The Middle Place – book review

A few weeks ago a friend sent me a YouTube video (see below) of Kelly Corrigan reading an essay from her new book The Middle Place.  The video moved me to tears, and I’m not much of a crier.  So last week when I found a copy of the book in Sam’s I grabbed it.  I consumed the book.  Kelly is a beautiful writer, and has a way of describing emotions that puts you right in the moment with her.  

This book is a memoir about one woman’s journey to grow up.  The “middle place” is defined as that place between being someone’s daughter and being someone’s wife/mother.  It’s about finding your way and navigating life’s tragedies, like her breast cancer, her father’s prostate and bladder cancer.  It’s also about recognizing the good things, like what an amazing man her husband is and how supportive he was through her illness, and the feminine way we ladies take small things and make them really, really big deals.  Or like her two daughters, or like the bond she has with her lovable father. 
It’s about our relationships – with family and friends, and about recognizing the beauty in a moment.  It’s a summary of the strength of not just the human spirit, but of the feminine – of what it means to be feminine and to embrace that fully.  That is a poignant reminder, in a society where so many of us as women have pushed away from our femininity and embraced the masculine, having let society convince us we must be masculine to succeed.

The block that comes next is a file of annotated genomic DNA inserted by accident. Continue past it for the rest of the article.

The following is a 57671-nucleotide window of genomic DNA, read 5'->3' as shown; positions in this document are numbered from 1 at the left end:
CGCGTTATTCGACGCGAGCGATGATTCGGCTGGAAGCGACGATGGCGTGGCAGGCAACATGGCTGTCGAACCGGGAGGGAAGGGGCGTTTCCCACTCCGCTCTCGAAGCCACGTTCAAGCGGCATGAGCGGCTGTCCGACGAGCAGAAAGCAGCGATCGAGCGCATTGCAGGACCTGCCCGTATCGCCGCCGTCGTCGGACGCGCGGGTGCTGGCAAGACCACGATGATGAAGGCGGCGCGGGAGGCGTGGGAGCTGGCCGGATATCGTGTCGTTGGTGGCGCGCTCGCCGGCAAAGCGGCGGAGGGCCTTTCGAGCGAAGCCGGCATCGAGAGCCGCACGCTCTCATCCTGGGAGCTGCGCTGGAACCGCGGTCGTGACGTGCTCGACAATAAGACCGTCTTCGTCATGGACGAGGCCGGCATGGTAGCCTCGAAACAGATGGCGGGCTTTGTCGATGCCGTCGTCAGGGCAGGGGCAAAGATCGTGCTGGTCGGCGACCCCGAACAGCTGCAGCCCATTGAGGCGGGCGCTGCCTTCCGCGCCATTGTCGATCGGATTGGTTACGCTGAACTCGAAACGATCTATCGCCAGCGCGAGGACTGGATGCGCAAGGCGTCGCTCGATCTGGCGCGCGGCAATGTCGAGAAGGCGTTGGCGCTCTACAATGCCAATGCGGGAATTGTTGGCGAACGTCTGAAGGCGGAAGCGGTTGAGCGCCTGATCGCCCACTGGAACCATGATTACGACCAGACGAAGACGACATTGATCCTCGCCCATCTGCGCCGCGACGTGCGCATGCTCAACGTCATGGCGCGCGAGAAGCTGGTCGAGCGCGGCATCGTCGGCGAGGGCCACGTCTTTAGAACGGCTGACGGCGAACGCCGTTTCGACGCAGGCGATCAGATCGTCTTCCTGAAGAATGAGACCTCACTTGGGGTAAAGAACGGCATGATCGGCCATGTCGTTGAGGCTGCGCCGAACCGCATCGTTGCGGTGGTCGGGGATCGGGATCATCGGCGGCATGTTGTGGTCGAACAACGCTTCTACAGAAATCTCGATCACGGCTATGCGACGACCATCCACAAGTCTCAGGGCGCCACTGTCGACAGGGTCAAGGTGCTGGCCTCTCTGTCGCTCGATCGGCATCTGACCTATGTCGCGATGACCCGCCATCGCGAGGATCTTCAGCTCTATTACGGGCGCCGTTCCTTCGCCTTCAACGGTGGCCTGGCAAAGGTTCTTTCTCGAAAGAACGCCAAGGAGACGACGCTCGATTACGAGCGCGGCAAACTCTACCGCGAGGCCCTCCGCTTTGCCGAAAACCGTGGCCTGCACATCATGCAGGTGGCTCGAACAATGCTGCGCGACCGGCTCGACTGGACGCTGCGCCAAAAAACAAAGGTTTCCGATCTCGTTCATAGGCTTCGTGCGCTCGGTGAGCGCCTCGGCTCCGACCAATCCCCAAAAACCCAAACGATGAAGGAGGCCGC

Kelly is very relatable and throughout the book I felt myself thinking many times how much like her I am.  And yet, I see myself as very different from her.

I think that’s one of the things we learn in life – in spite of our seemingly great differences, we can really find something to relate with everyone we meet.  We all have common ground, and you find that sense in The Middle Place.

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